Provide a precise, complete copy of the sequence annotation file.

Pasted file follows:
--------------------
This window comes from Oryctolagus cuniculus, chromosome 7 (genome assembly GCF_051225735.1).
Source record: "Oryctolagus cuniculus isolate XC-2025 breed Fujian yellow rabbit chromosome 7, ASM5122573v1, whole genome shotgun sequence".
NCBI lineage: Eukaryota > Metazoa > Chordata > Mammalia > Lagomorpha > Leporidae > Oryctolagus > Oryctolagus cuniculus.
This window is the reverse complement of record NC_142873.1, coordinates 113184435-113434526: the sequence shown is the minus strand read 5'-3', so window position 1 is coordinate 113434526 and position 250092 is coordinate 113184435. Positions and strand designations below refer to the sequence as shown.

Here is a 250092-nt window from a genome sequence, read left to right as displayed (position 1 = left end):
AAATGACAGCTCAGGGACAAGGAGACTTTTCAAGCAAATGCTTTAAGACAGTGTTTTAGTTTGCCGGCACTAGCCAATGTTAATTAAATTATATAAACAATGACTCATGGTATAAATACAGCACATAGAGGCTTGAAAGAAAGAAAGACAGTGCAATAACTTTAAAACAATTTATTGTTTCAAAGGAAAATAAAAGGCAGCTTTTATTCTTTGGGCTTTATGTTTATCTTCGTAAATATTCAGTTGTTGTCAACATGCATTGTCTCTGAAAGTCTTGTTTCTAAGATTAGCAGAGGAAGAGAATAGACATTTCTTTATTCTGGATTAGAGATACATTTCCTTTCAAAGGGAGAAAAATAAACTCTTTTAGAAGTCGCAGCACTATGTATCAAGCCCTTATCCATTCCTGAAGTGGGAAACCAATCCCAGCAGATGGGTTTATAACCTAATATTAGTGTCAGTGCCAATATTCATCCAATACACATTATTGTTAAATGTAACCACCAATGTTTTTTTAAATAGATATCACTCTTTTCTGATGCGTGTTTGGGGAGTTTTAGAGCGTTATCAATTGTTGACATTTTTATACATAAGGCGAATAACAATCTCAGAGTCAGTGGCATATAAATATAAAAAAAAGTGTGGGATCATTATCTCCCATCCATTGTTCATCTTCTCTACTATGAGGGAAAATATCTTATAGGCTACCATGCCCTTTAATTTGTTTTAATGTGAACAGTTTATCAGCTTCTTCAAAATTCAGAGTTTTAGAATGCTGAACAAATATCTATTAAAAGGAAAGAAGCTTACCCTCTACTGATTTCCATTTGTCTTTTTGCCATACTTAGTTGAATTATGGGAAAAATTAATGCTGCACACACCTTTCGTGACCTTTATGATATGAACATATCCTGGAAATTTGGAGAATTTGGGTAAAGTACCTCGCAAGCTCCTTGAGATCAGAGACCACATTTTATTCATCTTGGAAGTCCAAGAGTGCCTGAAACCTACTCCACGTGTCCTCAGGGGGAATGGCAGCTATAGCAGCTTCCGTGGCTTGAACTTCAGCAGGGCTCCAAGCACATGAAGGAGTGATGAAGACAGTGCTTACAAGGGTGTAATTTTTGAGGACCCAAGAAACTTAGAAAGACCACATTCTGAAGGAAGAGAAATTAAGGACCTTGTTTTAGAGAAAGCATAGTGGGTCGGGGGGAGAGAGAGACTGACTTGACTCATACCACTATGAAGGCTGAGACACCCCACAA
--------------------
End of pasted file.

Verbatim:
This window comes from Oryctolagus cuniculus, chromosome 7 (genome assembly GCF_051225735.1).
Source record: "Oryctolagus cuniculus isolate XC-2025 breed Fujian yellow rabbit chromosome 7, ASM5122573v1, whole genome shotgun sequence".
NCBI lineage: Eukaryota > Metazoa > Chordata > Mammalia > Lagomorpha > Leporidae > Oryctolagus > Oryctolagus cuniculus.
This window is the reverse complement of record NC_142873.1, coordinates 113184435-113434526: the sequence shown is the minus strand read 5'-3', so window position 1 is coordinate 113434526 and position 250092 is coordinate 113184435. Positions and strand designations below refer to the sequence as shown.

Here is a 250092-nt window from a genome sequence, read left to right as displayed (position 1 = left end):
AAATGACAGCTCAGGGACAAGGAGACTTTTCAAGCAAATGCTTTAAGACAGTGTTTTAGTTTGCCGGCACTAGCCAATGTTAATTAAATTATATAAACAATGACTCATGGTATAAATACAGCACATAGAGGCTTGAAAGAAAGAAAGACAGTGCAATAACTTTAAAACAATTTATTGTTTCAAAGGAAAATAAAAGGCAGCTTTTATTCTTTGGGCTTTATGTTTATCTTCGTAAATATTCAGTTGTTGTCAACATGCATTGTCTCTGAAAGTCTTGTTTCTAAGATTAGCAGAGGAAGAGAATAGACATTTCTTTATTCTGGATTAGAGATACATTTCCTTTCAAAGGGAGAAAAATAAACTCTTTTAGAAGTCGCAGCACTATGTATCAAGCCCTTATCCATTCCTGAAGTGGGAAACCAATCCCAGCAGATGGGTTTATAACCTAATATTAGTGTCAGTGCCAATATTCATCCAATACACATTATTGTTAAATGTAACCACCAATGTTTTTTTAAATAGATATCACTCTTTTCTGATGCGTGTTTGGGGAGTTTTAGAGCGTTATCAATTGTTGACATTTTTATACATAAGGCGAATAACAATCTCAGAGTCAGTGGCATATAAATATAAAAAAAAGTGTGGGATCATTATCTCCCATCCATTGTTCATCTTCTCTACTATGAGGGAAAATATCTTATAGGCTACCATGCCCTTTAATTTGTTTTAATGTGAACAGTTTATCAGCTTCTTCAAAATTCAGAGTTTTAGAATGCTGAACAAATATCTATTAAAAGGAAAGAAGCTTACCCTCTACTGATTTCCATTTGTCTTTTTGCCATACTTAGTTGAATTATGGGAAAAATTAATGCTGCACACACCTTTCGTGACCTTTATGATATGAACATATCCTGGAAATTTGGAGAATTTGGGTAAAGTACCTCGCAAGCTCCTTGAGATCAGAGACCACATTTTATTCATCTTGGAAGTCCAAGAGTGCCTGAAACCTACTCCACGTGTCCTCAGGGGGAATGGCAGCTATAGCAGCTTCCGTGGCTTGAACTTCAGCAGGGCTCCAAGCACATGAAGGAGTGATGAAGACAGTGCTTACAAGGGTGTAATTTTTGAGGACCCAAGAAACTTAGAAAGACCACATTCTGAAGGAAGAGAAATTAAGGACCTTGTTTTAGAGAAAGCATAGTGGGTCGGGGGGAGAGAGAGACTGACTTGACTCATACCACTATGAAGGCTGAGACACCCCACAA